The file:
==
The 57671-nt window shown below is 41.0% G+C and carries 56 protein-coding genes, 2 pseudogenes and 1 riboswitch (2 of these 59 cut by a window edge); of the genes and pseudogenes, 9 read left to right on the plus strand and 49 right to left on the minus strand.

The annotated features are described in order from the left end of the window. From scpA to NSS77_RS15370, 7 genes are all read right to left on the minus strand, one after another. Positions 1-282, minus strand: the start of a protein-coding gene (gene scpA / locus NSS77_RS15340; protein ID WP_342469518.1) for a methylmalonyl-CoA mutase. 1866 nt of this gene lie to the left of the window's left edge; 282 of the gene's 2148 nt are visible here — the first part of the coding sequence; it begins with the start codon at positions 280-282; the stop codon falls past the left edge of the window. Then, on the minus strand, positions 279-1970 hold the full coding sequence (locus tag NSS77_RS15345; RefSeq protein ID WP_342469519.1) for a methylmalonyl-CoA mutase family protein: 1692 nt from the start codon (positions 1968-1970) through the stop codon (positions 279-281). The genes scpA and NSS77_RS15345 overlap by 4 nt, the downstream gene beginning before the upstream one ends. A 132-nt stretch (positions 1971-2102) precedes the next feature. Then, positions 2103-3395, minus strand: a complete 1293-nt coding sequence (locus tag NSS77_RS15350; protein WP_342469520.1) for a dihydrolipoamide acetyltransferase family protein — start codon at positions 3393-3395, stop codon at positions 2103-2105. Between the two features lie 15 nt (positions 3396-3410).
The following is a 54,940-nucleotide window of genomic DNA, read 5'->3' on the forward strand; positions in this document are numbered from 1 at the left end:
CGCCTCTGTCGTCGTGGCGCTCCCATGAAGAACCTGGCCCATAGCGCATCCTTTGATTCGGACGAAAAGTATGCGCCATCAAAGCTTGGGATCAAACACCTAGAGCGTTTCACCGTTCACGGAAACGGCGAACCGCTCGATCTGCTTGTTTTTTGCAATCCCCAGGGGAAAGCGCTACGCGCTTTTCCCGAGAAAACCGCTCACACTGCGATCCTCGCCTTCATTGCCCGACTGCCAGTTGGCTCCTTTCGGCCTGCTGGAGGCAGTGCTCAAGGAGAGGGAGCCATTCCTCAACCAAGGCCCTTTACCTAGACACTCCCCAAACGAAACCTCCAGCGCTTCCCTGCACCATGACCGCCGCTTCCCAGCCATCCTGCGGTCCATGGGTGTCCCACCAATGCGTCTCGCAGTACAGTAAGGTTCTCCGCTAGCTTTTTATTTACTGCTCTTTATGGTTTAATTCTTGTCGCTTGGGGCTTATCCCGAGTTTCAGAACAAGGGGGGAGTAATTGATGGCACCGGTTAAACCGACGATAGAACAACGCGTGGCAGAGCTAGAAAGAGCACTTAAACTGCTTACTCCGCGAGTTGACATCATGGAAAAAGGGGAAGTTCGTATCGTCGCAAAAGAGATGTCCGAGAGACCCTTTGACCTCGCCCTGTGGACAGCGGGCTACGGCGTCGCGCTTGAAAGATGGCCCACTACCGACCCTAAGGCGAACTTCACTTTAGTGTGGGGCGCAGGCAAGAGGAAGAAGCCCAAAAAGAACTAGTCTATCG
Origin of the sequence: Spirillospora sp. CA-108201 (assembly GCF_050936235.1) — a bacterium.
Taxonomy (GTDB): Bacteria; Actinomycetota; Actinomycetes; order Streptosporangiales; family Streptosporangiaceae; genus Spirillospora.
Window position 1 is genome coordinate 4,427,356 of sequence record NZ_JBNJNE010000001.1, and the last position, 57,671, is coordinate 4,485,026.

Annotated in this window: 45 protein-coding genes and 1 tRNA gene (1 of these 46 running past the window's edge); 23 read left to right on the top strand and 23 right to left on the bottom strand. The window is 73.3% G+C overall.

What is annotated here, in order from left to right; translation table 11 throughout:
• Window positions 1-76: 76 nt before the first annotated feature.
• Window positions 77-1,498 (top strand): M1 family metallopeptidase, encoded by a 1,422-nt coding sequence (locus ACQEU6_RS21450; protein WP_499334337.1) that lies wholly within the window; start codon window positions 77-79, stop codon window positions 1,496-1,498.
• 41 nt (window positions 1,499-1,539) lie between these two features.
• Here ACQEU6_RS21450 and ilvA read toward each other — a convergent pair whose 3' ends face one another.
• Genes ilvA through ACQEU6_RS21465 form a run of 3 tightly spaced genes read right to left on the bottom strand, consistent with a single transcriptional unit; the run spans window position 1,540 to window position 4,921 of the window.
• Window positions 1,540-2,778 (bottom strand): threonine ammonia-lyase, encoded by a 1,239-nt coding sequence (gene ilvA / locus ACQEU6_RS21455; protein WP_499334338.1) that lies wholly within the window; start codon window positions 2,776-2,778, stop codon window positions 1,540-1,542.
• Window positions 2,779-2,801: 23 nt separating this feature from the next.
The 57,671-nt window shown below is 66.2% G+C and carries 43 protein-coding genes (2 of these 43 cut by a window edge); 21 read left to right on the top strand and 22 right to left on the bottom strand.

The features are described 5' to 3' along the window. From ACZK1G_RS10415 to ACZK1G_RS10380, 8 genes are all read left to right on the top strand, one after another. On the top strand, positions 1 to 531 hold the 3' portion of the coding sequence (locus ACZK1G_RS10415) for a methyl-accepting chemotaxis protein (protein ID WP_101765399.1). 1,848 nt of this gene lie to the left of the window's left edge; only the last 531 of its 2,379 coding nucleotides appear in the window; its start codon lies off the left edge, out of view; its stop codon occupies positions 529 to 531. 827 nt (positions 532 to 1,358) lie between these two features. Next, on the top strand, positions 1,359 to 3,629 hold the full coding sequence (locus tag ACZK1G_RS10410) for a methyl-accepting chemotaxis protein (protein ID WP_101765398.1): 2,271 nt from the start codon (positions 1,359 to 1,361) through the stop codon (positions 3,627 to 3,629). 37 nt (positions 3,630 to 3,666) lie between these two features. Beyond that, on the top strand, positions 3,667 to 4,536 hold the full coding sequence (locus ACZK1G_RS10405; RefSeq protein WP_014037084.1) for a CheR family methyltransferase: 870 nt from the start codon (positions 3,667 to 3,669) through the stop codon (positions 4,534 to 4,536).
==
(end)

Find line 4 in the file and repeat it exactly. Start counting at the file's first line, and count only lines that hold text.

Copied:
CGCCTCTGTCGTCGTGGCGCTCCCATGAAGAACCTGGCCCATAGCGCATCCTTTGATTCGGACGAAAAGTATGCGCCATCAAAGCTTGGGATCAAACACCTAGAGCGTTTCACCGTTCACGGAAACGGCGAACCGCTCGATCTGCTTGTTTTTTGCAATCCCCAGGGGAAAGCGCTACGCGCTTTTCCCGAGAAAACCGCTCACACTGCGATCCTCGCCTTCATTGCCCGACTGCCAGTTGGCTCCTTTCGGCCTGCTGGAGGCAGTGCTCAAGGAGAGGGAGCCATTCCTCAACCAAGGCCCTTTACCTAGACACTCCCCAAACGAAACCTCCAGCGCTTCCCTGCACCATGACCGCCGCTTCCCAGCCATCCTGCGGTCCATGGGTGTCCCACCAATGCGTCTCGCAGTACAGTAAGGTTCTCCGCTAGCTTTTTATTTACTGCTCTTTATGGTTTAATTCTTGTCGCTTGGGGCTTATCCCGAGTTTCAGAACAAGGGGGGAGTAATTGATGGCACCGGTTAAACCGACGATAGAACAACGCGTGGCAGAGCTAGAAAGAGCACTTAAACTGCTTACTCCGCGAGTTGACATCATGGAAAAAGGGGAAGTTCGTATCGTCGCAAAAGAGATGTCCGAGAGACCCTTTGACCTCGCCCTGTGGACAGCGGGCTACGGCGTCGCGCTTGAAAGATGGCCCACTACCGACCCTAAGGCGAACTTCACTTTAGTGTGGGGCGCAGGCAAGAGGAAGAAGCCCAAAAAGAACTAGTCTATCG